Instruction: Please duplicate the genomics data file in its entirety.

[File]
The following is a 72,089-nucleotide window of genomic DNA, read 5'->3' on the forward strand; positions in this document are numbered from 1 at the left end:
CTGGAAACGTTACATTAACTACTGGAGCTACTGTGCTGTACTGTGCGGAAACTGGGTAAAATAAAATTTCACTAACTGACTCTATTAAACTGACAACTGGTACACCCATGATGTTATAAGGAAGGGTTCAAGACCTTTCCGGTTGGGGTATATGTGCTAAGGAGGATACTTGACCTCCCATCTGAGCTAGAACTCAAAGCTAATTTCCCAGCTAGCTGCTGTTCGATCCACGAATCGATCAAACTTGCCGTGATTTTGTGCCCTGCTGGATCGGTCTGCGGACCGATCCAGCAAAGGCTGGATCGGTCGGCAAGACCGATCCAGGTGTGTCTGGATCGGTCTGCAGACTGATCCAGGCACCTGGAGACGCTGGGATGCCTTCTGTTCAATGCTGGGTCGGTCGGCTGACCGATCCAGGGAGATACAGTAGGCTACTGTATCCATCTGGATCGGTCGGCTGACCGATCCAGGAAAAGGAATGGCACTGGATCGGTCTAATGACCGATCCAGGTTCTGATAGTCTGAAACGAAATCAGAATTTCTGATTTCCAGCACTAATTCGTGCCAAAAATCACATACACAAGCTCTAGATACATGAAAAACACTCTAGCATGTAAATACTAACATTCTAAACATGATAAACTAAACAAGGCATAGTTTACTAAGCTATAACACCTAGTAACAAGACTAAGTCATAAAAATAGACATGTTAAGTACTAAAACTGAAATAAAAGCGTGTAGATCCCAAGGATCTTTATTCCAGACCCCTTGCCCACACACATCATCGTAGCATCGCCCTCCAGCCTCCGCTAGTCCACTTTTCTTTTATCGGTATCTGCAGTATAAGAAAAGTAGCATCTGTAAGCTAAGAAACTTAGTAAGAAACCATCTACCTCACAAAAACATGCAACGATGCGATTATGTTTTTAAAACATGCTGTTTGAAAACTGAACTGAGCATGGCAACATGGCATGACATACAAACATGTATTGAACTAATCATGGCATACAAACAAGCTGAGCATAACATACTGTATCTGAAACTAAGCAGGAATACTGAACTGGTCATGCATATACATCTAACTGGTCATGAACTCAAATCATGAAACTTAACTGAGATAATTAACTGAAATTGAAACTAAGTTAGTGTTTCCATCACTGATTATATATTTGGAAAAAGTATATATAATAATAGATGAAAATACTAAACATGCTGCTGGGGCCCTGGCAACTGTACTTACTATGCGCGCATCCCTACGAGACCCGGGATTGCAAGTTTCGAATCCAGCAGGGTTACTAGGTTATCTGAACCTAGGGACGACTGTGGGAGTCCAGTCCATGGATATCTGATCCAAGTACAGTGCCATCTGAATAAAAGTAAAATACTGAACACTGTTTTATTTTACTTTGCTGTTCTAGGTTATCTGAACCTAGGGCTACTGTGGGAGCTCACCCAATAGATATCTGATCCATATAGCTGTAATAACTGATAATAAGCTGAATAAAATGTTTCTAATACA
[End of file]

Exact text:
The following is a 72,089-nucleotide window of genomic DNA, read 5'->3' on the forward strand; positions in this document are numbered from 1 at the left end:
CTGGAAACGTTACATTAACTACTGGAGCTACTGTGCTGTACTGTGCGGAAACTGGGTAAAATAAAATTTCACTAACTGACTCTATTAAACTGACAACTGGTACACCCATGATGTTATAAGGAAGGGTTCAAGACCTTTCCGGTTGGGGTATATGTGCTAAGGAGGATACTTGACCTCCCATCTGAGCTAGAACTCAAAGCTAATTTCCCAGCTAGCTGCTGTTCGATCCACGAATCGATCAAACTTGCCGTGATTTTGTGCCCTGCTGGATCGGTCTGCGGACCGATCCAGCAAAGGCTGGATCGGTCGGCAAGACCGATCCAGGTGTGTCTGGATCGGTCTGCAGACTGATCCAGGCACCTGGAGACGCTGGGATGCCTTCTGTTCAATGCTGGGTCGGTCGGCTGACCGATCCAGGGAGATACAGTAGGCTACTGTATCCATCTGGATCGGTCGGCTGACCGATCCAGGAAAAGGAATGGCACTGGATCGGTCTAATGACCGATCCAGGTTCTGATAGTCTGAAACGAAATCAGAATTTCTGATTTCCAGCACTAATTCGTGCCAAAAATCACATACACAAGCTCTAGATACATGAAAAACACTCTAGCATGTAAATACTAACATTCTAAACATGATAAACTAAACAAGGCATAGTTTACTAAGCTATAACACCTAGTAACAAGACTAAGTCATAAAAATAGACATGTTAAGTACTAAAACTGAAATAAAAGCGTGTAGATCCCAAGGATCTTTATTCCAGACCCCTTGCCCACACACATCATCGTAGCATCGCCCTCCAGCCTCCGCTAGTCCACTTTTCTTTTATCGGTATCTGCAGTATAAGAAAAGTAGCATCTGTAAGCTAAGAAACTTAGTAAGAAACCATCTACCTCACAAAAACATGCAACGATGCGATTATGTTTTTAAAACATGCTGTTTGAAAACTGAACTGAGCATGGCAACATGGCATGACATACAAACATGTATTGAACTAATCATGGCATACAAACAAGCTGAGCATAACATACTGTATCTGAAACTAAGCAGGAATACTGAACTGGTCATGCATATACATCTAACTGGTCATGAACTCAAATCATGAAACTTAACTGAGATAATTAACTGAAATTGAAACTAAGTTAGTGTTTCCATCACTGATTATATATTTGGAAAAAGTATATATAATAATAGATGAAAATACTAAACATGCTGCTGGGGCCCTGGCAACTGTACTTACTATGCGCGCATCCCTACGAGACCCGGGATTGCAAGTTTCGAATCCAGCAGGGTTACTAGGTTATCTGAACCTAGGGACGACTGTGGGAGTCCAGTCCATGGATATCTGATCCAAGTACAGTGCCATCTGAATAAAAGTAAAATACTGAACACTGTTTTATTTTACTTTGCTGTTCTAGGTTATCTGAACCTAGGGCTACTGTGGGAGCTCACCCAATAGATATCTGATCCATATAGCTGTAATAACTGATAATAAGCTGAATAAAATGTTTCTAATACA